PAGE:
In a testimony today before the U.S. House of Representatives Committee on Small Business, Subcommittee on Contracting and Workforce, Ronald M. Reim, AIA, executive vice president and a founding principal of St. Louis–based Oculus, argued on behalf of the AIA that the passage of H.R. 1429, the Stronger Voice for Small Business Act, could help small firms in the design and construction sector more effectively compete for federal projects. The legislation, introduced in March by Reps. Mike Bost (R-Ill.) and Gerry Connolly (D-Va.), would allow small firms to challenge size-standards decisions in the Small Business Administration (SBA)’s Office of Hearings and Appeals, rather than through a lengthy and expensive legal process.

In 2011, the SBA proposed imposing a single size standard to architecture and engineering firms alike, under the definition of "small business" for firms generating $19 million or less in average annual receipts. The standard would have included all but about 2 percent of architecture firms in the designation. Reim, whose own practice is classified as a small business under the current definition of $7.5 million or less in average annual receipts, argued that the rule would have significantly increased competition among firms for a shrinking pool of available work, and "essentially double down on one of the most pernicious aspects of the financial downtown," he said in the testimony.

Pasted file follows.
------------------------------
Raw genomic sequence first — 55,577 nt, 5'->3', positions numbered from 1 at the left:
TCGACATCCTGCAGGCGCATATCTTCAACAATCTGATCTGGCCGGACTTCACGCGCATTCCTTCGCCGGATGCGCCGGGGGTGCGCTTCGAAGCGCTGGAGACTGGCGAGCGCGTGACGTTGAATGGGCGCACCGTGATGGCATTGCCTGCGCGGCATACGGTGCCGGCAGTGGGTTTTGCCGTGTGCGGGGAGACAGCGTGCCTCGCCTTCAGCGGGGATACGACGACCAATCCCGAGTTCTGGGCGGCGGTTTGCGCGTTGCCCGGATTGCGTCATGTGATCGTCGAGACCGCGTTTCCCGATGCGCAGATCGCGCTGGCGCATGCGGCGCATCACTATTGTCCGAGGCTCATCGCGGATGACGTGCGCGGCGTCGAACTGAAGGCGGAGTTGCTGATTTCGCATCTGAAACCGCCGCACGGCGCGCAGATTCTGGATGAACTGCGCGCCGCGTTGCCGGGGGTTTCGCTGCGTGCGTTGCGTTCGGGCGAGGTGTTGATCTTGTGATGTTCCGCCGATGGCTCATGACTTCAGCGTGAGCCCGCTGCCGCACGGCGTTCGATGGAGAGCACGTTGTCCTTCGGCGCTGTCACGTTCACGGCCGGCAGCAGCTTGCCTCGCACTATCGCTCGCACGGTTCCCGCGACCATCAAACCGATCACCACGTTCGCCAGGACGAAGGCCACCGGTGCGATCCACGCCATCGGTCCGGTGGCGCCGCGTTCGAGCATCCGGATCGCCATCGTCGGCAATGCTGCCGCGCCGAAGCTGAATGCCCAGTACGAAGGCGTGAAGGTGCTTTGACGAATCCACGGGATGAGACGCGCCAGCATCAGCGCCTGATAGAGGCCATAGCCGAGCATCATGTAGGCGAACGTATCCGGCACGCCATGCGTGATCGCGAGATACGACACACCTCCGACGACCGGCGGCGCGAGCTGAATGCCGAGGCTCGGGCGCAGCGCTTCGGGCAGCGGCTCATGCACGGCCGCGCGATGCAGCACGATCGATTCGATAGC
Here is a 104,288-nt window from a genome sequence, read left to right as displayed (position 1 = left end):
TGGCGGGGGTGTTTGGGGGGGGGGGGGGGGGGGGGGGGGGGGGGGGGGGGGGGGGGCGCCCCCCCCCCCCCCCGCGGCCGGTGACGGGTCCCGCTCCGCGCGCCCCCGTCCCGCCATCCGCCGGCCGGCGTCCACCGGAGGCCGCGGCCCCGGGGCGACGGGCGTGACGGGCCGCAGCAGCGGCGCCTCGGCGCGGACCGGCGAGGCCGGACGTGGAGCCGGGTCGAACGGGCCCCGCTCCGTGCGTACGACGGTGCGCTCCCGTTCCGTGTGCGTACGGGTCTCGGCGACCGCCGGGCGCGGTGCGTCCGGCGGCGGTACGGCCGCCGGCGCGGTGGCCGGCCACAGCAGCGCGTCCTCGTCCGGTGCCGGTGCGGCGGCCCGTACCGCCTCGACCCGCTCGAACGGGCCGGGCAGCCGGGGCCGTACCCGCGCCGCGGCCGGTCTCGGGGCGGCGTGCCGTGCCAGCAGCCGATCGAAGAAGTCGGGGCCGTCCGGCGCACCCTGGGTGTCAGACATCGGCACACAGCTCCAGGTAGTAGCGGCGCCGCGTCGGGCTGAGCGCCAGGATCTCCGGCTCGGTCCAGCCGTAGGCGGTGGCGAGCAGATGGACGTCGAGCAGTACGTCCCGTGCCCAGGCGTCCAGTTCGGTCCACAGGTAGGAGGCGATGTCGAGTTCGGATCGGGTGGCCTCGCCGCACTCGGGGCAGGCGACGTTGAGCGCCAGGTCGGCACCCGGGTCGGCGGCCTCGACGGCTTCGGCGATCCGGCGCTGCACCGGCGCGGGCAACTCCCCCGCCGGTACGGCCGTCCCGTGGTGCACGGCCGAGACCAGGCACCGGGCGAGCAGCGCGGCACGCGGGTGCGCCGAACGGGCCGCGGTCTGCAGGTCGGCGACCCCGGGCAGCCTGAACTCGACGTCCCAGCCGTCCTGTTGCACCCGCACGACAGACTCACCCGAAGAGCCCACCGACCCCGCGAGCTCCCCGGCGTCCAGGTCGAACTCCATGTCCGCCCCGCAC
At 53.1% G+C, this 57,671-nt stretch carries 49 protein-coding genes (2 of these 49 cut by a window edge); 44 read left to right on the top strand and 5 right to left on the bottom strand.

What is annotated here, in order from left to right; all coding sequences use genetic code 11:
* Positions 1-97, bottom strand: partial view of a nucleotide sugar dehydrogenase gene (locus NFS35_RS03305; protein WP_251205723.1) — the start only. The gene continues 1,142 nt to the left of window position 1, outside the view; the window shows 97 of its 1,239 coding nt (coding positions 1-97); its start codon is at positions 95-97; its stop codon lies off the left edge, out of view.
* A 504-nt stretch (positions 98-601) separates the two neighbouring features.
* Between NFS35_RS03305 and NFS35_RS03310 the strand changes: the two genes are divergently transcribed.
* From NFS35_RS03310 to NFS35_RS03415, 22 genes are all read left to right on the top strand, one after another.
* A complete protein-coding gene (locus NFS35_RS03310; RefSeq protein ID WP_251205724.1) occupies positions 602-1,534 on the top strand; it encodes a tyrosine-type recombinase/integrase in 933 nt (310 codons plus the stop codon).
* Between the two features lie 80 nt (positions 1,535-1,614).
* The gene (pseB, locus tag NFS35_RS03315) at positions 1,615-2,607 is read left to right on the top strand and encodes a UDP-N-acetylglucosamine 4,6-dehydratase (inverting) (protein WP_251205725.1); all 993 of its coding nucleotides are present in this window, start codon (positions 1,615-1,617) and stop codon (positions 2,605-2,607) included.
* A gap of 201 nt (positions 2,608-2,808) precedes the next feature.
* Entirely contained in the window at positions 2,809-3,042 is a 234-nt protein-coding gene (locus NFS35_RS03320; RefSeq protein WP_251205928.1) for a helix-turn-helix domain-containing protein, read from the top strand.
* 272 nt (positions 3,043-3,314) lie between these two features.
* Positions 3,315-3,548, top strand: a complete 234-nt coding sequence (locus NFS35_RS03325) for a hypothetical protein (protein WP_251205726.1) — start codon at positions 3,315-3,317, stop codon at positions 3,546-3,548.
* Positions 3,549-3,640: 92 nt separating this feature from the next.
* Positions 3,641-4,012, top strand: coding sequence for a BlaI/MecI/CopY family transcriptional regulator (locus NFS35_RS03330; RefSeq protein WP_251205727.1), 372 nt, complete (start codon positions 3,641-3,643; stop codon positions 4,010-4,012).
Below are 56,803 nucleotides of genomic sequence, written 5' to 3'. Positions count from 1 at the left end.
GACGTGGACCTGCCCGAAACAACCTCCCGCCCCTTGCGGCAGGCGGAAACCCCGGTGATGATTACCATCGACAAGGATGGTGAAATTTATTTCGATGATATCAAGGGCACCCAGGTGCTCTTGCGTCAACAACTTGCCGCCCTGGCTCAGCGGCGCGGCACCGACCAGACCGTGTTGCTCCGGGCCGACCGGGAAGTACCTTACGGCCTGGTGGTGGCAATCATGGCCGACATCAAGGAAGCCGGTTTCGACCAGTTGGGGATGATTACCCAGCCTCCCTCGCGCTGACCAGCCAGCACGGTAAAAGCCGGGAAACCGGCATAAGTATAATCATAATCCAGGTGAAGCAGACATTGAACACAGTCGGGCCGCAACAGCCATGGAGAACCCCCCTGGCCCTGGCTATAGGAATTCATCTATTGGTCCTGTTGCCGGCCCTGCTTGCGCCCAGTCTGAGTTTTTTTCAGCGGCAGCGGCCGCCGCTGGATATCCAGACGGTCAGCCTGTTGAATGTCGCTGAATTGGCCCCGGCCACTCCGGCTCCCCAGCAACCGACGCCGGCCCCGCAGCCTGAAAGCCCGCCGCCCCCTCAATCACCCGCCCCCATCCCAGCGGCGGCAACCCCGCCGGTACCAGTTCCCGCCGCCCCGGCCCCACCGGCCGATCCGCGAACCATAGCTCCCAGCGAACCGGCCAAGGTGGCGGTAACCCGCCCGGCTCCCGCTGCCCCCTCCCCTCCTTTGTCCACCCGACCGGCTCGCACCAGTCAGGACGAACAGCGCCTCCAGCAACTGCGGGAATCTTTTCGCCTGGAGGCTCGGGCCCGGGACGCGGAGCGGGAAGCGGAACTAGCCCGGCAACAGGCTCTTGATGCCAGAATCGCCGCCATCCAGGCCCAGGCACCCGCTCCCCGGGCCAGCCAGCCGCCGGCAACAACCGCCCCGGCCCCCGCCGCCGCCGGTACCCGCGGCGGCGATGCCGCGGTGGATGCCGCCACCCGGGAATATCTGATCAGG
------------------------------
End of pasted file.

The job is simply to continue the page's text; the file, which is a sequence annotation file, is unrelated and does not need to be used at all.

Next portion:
In 2012, Congress passed the Small Business Protection Act, which limited the SBA’s ability to consolidate disparate industries into one size standard. With AIA’s backing, the SBA modified its original proposal, but it can still change its size standards without a timely review process. Reim urged the SBA to follow the intent of 2012 law as it conducts a five-year review process of the standards, ensuring that any adjustments are  made to reflect current market conditions. “Even moderate changes to SBA definitions could have dire consequences for thousands of firms if an influx of disproportionately larger businesses were suddenly introduced into the marketplace,” he said.

Read the unabridged version of Caroline Massie's article about Reim's testimony before the House of Representatives at Architect.